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    No, not that Chris Young! This is not the same 6'10" pitcher the Mets had in 2011 and 2012. This is the former Diamondbacks and A's outfielder who was a one-time All-Star in 2010.

    In November, Young and the Mets agreed to a one-year deal worth $7.25 million. It may sound like a lot for a player who hit .200 last season and has averaged 148 strikeouts per season. However, Marlon Byrd, the Mets' starting right fielder for most of last season, was able to revive his career as a Met. The Mets could be looking to do the same with Young next season.

    The big question though is how much of a significant role Young will have with the Mets next season. He has been a center fielder for the vast majority of his career, but due to the defensive presence of Juan Lagares, Young may be finding time in left field or right field next season. Young could either be a candidate to play every day, or he might be a platoon outfielder, alongside a left-handed hitting outfielder such as Matt den Dekker.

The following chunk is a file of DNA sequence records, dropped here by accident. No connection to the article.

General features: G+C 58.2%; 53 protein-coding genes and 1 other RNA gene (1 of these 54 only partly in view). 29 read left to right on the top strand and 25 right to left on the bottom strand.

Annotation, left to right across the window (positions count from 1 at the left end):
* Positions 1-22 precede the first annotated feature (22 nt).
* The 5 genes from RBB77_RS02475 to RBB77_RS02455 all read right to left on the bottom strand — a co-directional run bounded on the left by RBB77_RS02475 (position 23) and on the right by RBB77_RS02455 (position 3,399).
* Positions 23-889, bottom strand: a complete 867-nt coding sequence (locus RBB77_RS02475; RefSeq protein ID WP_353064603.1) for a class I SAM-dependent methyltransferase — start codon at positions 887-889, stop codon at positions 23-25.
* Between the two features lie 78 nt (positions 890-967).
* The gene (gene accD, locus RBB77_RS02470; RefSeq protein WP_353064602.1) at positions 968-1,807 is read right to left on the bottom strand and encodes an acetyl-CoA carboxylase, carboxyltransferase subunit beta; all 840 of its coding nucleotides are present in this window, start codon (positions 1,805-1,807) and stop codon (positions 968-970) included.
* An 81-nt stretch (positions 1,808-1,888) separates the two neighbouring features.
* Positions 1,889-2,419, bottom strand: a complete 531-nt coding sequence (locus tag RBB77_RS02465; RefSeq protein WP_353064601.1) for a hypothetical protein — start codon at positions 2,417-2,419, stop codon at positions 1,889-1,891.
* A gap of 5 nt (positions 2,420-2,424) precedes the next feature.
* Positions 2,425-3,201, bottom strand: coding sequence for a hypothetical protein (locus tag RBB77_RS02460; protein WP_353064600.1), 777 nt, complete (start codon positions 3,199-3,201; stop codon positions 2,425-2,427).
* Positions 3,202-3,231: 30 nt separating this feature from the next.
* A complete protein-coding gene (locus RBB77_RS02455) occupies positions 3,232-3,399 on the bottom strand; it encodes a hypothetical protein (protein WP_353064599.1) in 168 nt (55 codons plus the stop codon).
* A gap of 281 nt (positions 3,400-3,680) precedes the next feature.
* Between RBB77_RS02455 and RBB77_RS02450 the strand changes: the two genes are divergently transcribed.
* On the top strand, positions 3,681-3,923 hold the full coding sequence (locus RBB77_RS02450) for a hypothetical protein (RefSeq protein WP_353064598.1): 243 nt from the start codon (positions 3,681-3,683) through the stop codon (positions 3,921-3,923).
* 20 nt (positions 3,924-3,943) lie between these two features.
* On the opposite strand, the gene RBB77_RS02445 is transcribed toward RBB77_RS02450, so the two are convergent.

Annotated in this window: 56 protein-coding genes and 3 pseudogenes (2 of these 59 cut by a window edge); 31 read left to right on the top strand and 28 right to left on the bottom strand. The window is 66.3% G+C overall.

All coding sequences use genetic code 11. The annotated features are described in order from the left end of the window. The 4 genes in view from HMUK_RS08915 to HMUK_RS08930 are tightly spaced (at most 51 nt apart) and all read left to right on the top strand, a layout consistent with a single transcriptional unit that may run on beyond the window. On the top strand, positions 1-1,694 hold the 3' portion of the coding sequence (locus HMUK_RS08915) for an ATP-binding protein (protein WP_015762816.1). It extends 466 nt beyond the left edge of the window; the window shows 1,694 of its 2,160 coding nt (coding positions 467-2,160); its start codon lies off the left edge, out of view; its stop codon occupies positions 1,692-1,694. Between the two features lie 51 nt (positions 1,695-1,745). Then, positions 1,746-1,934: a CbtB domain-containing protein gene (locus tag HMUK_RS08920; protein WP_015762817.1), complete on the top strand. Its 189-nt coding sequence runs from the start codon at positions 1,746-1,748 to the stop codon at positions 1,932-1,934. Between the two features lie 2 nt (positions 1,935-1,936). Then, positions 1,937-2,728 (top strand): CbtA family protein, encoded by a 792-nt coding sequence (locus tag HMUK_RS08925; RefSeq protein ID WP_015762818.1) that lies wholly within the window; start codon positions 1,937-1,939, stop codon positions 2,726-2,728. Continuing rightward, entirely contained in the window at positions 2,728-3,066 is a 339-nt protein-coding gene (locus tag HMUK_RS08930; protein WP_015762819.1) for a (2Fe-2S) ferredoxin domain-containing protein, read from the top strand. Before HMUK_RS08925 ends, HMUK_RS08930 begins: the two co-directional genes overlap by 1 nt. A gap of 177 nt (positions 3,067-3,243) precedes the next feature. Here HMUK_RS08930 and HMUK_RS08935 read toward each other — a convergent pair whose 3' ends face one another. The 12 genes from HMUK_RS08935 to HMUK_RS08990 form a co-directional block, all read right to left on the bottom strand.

Ideally, a projected outfield of Eric Young Jr., Lagares, den Dekker and Young would not be a big upgrade for the Mets altogether, so hopefully, they will be able to make at least one significant signing or trade. After that, there should still be some sort of role for Young to be in.

    What is particularly surprising about the Young signing is that Young is not a high-average hitter and strikes out a lot, which has been a similar trend to the Mets' offense in recent years. The Mets hitters in 2013 were tied with the Braves in having the most strikeouts, which is not good at all.

    The only American League teams with more strikeouts were the Astros and Twins. It would make more sense to bring in a hitter that gets on base more and does not strike out much, but maybe Young isn't here to be the significant outfield upgrade the Mets were really hoping to make.